Cardinals’ lack of focus is a correctable problem
The question that Doug Franz asked Steve Keim brought clarity to what had been so disturbing – and yet so correctable – about Sunday’s loss to the Steelers.
Are you happy with the Cardinals’ toughness? Do you see a tough team?
“I am happy with the toughness. What I would tell you is I would say there needs to be improved focus. I think there’s a difference there. I think these guys are confident, they have some swagger, they play physical. But when you lose focus, and Ron knows this more than anybody, when you void run lanes and you break down in coverage or you miss a protection, it can really change the outcome of the game. To me it’s the focus that needs to be improved.”
There were a litany of things that went wrong. Turnovers, both too many given up and not enough forced. Red Zone failures. The lack of pressure on the QB.
But it was that lack of focus that gnaws at you. You could see the Cardinals easing up once Landry Jones came into the game as if collectively they said, “Third string QB? Oh we got this. No, no we’re fine, it’s just Landry Jones, we’re good.”
They admitted as much afterward. Calais Campbell said the Cardinals were “caught off guard” that Jones took to the air. Patrick Peterson acknowledged their intensity faded.
“It shouldn’t happen but it did,” Peterson said.
I’ve been covering sports long enough to know that professional sports aren’t always like your job. Most of the time it’s nothing like your job. Sometimes it is and in this case I could relate.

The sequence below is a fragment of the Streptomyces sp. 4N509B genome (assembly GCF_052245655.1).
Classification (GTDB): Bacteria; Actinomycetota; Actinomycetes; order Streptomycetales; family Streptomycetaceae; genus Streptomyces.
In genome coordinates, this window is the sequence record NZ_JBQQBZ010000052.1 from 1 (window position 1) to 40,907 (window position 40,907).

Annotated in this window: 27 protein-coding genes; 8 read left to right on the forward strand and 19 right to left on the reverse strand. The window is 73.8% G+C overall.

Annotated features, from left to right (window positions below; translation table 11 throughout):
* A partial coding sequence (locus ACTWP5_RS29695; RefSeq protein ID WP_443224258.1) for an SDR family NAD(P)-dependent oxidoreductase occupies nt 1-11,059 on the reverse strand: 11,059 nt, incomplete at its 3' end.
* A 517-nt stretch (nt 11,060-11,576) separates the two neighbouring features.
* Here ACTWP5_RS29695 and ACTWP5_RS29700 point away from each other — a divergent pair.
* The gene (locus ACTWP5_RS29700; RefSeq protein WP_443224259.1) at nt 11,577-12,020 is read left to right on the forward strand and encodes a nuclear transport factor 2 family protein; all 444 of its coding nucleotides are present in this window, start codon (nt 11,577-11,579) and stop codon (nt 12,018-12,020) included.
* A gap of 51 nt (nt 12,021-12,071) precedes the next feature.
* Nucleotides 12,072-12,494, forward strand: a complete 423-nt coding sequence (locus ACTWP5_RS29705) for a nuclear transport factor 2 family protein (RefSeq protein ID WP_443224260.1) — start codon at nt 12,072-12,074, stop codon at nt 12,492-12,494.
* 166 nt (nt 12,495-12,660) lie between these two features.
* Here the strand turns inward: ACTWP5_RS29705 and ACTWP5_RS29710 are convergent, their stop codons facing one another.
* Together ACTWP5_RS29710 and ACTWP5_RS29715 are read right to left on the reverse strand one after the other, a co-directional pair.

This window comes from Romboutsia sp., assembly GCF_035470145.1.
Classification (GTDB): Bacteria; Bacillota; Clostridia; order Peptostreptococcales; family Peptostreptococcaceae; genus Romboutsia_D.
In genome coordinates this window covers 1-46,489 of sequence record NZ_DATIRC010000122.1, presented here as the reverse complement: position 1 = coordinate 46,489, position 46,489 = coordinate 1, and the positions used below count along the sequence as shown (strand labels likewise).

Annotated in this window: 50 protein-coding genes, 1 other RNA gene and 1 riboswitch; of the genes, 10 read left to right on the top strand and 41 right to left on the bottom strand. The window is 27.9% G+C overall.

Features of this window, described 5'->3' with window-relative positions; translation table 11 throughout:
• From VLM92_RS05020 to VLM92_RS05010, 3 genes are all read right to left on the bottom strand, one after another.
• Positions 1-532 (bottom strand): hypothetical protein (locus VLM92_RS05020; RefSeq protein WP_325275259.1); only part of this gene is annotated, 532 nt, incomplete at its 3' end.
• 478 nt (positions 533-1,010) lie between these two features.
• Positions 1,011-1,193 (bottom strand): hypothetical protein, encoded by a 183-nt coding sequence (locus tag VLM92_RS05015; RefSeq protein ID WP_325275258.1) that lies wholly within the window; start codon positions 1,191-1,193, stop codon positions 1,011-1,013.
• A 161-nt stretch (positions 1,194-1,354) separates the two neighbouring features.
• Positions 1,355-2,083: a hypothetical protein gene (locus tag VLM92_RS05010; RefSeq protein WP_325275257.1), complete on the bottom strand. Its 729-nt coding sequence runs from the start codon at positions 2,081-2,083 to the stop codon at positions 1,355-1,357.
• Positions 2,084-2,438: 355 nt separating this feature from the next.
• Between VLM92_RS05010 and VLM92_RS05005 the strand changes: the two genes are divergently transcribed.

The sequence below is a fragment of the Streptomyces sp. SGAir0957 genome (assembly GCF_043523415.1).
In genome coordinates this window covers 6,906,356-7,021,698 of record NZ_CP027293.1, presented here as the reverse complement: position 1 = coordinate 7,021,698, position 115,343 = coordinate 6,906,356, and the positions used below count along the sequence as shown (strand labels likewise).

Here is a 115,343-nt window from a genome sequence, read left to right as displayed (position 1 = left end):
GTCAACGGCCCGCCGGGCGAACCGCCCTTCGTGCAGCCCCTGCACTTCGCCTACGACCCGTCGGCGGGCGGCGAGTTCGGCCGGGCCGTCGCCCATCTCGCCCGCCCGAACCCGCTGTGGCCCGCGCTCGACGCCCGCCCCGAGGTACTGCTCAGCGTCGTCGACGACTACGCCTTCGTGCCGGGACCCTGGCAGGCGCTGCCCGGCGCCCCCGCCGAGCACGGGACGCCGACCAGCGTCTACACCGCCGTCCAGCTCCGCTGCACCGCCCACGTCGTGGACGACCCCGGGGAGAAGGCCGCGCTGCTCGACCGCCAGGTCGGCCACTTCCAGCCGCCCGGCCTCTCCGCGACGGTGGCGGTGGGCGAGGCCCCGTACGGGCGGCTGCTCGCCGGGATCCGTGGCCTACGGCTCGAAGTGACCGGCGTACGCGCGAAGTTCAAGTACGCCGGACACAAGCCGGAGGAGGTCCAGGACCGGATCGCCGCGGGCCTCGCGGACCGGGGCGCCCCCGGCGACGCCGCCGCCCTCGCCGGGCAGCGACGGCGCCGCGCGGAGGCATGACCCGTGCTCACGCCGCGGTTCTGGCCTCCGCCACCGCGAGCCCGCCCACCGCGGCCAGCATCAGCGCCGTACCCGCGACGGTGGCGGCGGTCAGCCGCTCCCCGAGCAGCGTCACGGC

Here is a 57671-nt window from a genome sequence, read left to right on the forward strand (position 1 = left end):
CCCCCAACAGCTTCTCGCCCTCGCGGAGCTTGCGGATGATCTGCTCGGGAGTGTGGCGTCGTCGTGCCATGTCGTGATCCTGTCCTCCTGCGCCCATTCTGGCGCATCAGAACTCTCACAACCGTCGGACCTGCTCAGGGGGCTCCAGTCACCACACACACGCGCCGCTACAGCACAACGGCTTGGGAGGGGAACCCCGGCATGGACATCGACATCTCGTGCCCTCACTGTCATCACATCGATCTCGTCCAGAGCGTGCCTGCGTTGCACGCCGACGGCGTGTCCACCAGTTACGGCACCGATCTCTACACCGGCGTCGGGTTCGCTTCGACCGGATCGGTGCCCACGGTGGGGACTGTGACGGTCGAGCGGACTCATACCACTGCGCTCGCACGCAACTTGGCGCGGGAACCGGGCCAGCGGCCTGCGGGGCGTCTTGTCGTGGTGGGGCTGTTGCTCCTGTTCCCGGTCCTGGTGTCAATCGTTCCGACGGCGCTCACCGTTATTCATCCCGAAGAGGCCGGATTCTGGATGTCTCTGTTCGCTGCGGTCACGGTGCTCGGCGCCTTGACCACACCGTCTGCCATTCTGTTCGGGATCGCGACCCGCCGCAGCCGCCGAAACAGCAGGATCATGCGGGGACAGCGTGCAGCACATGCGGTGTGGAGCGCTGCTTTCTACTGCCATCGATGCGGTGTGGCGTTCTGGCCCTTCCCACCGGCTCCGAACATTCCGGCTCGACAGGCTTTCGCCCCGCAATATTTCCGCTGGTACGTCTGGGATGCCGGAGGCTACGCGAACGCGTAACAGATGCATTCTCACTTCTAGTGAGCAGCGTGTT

Before the Burns and Gambo Show I used to host a show at night, The 620 Sportsline. Problem was with all the games we carried at night our schedule was sporadic at best. Sometimes we had a full show, no-show, half-show. Some nights we had a half hour show, which is the radio equivalent of coming to face a batter, throwing one pitch and calling it a night.
For the first few times I had that short show I treated it like…well…Landry Jones. Hardly prepped, didn’t organize my thoughts, just opened the mic and winged it. Those 30 minutes felt like 30 hours. After three or four of those train wrecks a change was in order.
The Cardinals had first-hand knowledge of how difficult life can be for a team on its third-string QB. It’s reasonable to think they thought Landry Jones would be the Steelers’ version of Ryan Lindley. When he wasn’t, the Cardinals got caught with their pants down.
The good news is that like many of the Cardinals’ gaffes on Sunday, it is correctable. After the games on Sunday and Monday it’s clear there aren’t a glut of good teams in the NFC, and the Cards certainly still qualify as one of few.